On Rotation is a Leeds-based record label headed by Chris I"Anson, Adam Pits & Lisene. This is the first in their Genetic Memories Vol. 1 various artists series. The label has expressed how fortunate they are to work with such amazing producers, and this series serves to show off the talent within their network. Anderson kicks things off with the rolling and hypnotic tech house of "Polymorphic Magic", followed by Jamie Leather who leads things into the peak time on the Rominimal sounds of "Discovery", while Ed Hodge serves up a throwback to the garage days on "Atreides" followed by Phazma who keeps things on a retro tip as well - with the progressive breaks of "Arrakeen".
Miami-based Argentinian Sebastien Silva follows up great releases on Vertex, Serendipity and Deep State with a return to the Pillar label for another serving of high calibre progressive house. On the 3620 EP, lose yourself in the mesmerising dancefloor drama of the title track, which is awash in a breathtaking array of melodies, sublime atmospherics and a captivating female vocal throughout. Second offering "Paix" is more straighywahead but definitely on a moodier vibe with its hypnotic groove.
Any new album from deep house pioneer and all-round legend Larry Heard is good news, but especially so when it's credited to his best-known and best-loved alias, Mr Fingers. Around The Sun Pt 1 is Heard's first album under the alias for four years and, unsurprisingly, it's as musically expansive, evocative, and atmospheric as they come. Naturally, it's rooted in the warming, dreamy, subtly jazz-flecked deep house style he's been tweaking and improving over decades, with occasional forays into sun-kissed downtempo grooves ('Touch The Sky'), angular acid tracks, Heard's take on dub house (the deliciously deep, micro-house influenced 'Marrakesh') and summery Balearic house ('Shimmer'). All in all, it's another masterpiece from deep house's most significant pioneer.
Big room house specialists Toolroom have been responsible for countless White Isle anthems over the years, something that makes their annual Toolroom Ibiza compilations a must-check for those seeking future floor-fillers. Their latest edition is something of a beast, featuring no less than 50 full-length, unmixed tracks and a couple of themed, non-stop DJ mixes (one gathers the set's deep, funky and electro house cuts, the other the tech-house tracks). Naturally there are far too many highlights to list here, but our current favourites includeMason Maynard's subtly DJ Mujava-inspired 'Light My Fire', the piano-powered rush of GotSome and Georgia Meek's 'Dead End', the twisted tech-house weight of Iglesias and Classmatic's 'Freak', and the warped, mind-mangling late-night shuffle of De La Swing and Rendher's 'Voodoo Step'.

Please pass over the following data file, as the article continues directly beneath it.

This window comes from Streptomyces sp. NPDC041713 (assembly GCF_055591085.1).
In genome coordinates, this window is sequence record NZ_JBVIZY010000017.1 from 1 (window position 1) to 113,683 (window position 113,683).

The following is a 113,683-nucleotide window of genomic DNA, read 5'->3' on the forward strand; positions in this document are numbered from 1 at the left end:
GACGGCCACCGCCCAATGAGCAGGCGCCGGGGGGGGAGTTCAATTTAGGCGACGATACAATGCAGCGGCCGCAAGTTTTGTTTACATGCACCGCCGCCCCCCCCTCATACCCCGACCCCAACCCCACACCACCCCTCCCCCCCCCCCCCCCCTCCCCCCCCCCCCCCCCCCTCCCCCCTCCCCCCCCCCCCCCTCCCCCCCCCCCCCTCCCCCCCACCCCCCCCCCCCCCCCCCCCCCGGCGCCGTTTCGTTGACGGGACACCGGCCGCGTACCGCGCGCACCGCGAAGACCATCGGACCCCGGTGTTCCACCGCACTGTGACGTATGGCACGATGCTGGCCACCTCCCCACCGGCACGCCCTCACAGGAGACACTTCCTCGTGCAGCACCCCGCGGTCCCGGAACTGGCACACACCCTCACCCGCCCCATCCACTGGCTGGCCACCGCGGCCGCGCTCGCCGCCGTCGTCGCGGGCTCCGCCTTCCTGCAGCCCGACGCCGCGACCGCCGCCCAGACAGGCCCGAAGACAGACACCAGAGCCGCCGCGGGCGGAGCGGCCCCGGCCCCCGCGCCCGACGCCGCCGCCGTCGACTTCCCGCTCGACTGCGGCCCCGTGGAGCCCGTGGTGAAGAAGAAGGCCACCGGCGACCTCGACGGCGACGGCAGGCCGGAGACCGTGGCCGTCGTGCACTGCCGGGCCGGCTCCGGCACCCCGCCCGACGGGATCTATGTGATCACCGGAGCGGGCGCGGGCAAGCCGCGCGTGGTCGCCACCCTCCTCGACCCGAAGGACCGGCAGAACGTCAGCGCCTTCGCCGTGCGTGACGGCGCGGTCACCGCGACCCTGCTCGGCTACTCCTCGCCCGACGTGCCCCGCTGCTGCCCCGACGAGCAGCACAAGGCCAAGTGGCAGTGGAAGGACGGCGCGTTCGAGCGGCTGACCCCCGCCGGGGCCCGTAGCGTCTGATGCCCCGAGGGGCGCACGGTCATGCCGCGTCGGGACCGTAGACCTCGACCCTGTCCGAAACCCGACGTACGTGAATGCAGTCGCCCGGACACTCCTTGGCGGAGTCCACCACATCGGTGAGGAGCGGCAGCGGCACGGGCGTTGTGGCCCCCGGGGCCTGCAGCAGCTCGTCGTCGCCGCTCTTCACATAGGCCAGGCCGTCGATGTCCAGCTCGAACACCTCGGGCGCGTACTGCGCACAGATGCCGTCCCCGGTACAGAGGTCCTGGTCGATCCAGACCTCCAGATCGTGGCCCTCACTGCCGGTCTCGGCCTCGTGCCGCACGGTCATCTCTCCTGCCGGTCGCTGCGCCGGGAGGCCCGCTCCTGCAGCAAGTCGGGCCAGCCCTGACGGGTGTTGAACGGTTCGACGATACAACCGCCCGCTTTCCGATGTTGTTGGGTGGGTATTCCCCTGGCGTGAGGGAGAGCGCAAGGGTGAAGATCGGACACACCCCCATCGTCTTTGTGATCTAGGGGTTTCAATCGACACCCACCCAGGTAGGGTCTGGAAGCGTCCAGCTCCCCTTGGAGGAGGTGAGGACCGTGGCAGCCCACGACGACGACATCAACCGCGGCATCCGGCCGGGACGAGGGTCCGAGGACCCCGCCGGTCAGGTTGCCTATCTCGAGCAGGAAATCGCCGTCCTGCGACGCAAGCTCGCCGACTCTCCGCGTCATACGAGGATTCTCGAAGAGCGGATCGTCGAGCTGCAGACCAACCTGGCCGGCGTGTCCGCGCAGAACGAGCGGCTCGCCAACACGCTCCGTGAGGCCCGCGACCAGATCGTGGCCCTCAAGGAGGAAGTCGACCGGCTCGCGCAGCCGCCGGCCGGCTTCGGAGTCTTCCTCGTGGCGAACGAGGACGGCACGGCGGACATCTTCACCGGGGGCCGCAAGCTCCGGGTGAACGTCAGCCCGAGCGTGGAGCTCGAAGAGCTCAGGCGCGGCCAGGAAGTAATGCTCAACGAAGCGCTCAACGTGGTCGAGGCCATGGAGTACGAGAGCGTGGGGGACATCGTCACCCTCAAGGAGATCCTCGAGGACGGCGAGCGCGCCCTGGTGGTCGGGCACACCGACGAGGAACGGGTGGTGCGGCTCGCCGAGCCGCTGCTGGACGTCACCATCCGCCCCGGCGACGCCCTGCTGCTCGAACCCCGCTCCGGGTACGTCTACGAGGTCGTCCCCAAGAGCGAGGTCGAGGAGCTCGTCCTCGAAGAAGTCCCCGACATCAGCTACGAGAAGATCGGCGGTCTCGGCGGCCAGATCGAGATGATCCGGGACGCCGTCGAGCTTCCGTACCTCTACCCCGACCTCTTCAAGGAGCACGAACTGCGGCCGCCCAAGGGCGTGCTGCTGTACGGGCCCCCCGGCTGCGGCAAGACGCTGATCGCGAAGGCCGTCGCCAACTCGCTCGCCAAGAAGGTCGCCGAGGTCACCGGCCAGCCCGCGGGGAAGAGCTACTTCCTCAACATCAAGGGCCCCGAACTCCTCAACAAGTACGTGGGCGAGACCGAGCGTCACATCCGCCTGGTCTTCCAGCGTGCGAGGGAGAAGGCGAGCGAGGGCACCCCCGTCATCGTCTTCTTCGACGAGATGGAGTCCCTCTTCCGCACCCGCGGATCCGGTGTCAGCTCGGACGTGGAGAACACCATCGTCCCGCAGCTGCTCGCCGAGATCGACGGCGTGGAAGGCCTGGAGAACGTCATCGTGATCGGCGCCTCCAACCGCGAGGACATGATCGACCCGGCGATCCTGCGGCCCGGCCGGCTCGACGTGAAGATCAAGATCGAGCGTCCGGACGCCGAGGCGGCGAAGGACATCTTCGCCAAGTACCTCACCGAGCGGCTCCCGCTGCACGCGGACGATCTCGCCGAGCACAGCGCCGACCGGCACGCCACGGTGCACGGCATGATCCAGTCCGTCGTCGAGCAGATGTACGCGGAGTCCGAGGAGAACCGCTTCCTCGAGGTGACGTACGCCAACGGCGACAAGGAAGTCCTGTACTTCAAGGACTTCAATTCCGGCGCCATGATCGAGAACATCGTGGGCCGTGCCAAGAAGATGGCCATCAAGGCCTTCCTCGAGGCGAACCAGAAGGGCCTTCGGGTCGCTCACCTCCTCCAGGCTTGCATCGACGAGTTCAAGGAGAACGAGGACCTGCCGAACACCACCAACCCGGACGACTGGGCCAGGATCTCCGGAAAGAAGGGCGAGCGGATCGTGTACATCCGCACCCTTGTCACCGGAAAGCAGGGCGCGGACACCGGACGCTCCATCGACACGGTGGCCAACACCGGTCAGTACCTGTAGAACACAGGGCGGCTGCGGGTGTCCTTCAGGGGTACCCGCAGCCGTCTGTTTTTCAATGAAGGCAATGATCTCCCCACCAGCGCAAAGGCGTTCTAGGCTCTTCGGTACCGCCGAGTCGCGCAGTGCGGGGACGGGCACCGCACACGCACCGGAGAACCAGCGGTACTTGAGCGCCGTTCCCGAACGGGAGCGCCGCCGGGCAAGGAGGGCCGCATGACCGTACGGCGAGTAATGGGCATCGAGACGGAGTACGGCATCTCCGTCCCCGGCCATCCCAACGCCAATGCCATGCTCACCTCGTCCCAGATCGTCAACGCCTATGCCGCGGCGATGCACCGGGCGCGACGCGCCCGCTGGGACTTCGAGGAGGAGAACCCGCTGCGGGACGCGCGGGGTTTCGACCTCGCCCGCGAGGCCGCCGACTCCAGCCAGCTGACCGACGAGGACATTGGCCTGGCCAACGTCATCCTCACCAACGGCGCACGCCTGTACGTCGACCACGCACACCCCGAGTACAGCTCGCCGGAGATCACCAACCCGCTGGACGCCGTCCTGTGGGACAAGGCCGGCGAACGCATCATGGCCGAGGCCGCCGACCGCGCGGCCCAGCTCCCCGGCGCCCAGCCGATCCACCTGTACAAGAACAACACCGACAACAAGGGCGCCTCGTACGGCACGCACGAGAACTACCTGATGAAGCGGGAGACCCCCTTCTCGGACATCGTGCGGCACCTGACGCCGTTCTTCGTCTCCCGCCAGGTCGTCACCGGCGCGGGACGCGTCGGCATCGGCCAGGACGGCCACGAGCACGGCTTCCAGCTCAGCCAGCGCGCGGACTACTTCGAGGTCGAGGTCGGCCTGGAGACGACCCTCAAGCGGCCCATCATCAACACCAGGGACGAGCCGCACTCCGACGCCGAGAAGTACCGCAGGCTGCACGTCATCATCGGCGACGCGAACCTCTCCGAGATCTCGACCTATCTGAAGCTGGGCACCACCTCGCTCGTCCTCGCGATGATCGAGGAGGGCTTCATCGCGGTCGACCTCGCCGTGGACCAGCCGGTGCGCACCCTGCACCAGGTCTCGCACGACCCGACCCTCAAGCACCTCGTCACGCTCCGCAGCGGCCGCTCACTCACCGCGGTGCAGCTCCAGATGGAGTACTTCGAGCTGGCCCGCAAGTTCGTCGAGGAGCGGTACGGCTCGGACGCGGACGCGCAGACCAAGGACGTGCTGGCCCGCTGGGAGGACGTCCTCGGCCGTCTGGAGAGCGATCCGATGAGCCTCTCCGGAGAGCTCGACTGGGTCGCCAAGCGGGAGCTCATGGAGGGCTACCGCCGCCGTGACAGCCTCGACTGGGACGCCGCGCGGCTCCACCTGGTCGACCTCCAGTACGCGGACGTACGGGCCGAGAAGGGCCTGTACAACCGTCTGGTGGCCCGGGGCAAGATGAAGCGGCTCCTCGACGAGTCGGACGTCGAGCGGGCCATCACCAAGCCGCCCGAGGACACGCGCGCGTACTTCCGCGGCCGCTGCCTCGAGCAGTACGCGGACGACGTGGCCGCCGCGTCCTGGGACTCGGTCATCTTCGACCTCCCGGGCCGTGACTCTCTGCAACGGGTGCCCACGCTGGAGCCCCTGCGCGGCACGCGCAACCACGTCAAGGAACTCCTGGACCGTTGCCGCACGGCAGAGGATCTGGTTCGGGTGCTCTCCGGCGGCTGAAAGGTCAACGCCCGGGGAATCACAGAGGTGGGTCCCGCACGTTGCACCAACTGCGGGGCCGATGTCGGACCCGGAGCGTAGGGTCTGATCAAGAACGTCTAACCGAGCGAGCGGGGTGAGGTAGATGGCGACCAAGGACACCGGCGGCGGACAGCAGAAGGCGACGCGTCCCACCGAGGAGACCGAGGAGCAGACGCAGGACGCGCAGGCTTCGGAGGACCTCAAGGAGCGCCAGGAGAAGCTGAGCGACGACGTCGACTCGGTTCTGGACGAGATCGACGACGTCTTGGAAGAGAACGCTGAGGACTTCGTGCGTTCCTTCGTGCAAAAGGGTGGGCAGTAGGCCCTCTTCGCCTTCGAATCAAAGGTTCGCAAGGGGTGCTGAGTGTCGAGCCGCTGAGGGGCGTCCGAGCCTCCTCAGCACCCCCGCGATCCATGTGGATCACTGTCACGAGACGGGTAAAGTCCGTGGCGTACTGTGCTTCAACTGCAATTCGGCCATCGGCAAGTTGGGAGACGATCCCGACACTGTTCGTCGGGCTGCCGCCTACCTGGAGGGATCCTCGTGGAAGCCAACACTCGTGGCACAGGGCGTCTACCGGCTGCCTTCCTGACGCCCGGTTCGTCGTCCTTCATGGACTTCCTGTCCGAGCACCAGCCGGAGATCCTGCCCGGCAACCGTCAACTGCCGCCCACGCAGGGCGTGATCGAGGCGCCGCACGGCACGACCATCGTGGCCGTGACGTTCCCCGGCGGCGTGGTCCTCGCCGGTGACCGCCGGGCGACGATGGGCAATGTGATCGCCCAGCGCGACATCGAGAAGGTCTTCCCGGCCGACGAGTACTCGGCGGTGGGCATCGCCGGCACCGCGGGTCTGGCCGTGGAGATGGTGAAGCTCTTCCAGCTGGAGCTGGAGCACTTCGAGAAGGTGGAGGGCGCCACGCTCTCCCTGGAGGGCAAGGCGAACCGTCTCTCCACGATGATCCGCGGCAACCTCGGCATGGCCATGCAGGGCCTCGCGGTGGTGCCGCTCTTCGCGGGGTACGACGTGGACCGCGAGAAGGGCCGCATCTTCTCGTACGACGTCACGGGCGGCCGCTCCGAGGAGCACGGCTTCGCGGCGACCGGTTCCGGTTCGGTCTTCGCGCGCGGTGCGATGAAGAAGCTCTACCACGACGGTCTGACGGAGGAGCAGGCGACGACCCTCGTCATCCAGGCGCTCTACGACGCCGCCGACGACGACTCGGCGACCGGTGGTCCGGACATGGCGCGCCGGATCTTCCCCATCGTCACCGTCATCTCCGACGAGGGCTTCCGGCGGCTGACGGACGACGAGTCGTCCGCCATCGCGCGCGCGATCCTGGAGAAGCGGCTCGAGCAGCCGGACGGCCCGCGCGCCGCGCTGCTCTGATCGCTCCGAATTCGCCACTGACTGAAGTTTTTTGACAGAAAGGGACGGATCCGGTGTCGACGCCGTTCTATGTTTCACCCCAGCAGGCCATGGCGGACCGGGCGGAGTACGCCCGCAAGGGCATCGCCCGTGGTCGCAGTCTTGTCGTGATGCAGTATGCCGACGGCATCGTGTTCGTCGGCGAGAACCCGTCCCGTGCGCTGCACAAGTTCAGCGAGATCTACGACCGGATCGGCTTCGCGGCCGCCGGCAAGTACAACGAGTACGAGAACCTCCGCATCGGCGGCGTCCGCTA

Mask-sporting techno titan Redshape (real name Sebastian Kramer) can usually be relied upon to deliver the goods, particularly when it comes to the warmly nostalgic, timeless-sounding outings he delivers on Running Back. There's a definite "back-to-the-future" feel to 'Release Me (Base Mix)', a jacking slab of acid house/techno fusion piled high with psychedelic TB-303 lines, booming bass and creepy, held-note chords. He explores the track's vintage Chicago House influences further on the more stomping, acid-fired 'Windy Mix', before opting for a warmer and bouncier techno sound on 'Bonuz Me' (check the melodious, looped riffs and synth-strings). Closing cut 'Second Ten', meanwhile, sounds like vintage Mr Fingers updated for the Berlin techno generation.
Five years after his Tribute To Eddie 12" of remodelled disco heaters, Live Ones boss Lorca (AKA London-based producer Sam Crossman) is back with a couple of edits-not-edits inspired by all-round disco, boogie and early US garage legend Larry Levan. 'Larry's Bomb', a swirling, filter-sporting, MPC-driven cut-up of a vintage peak-time disco banger, opens the EP in fine style, with Lorca adding a few spoken word samples from documentaries exploring Levan's legacy in celebration of the Paradise Garage resident's immeasurable impact on underground dance music culture. He takes a similar approach on the slowly building - and undeniably far more bass-heavy - 'Look What You Do', throwing cowbells and hissing cymbals into the mix for extra percussive pressure.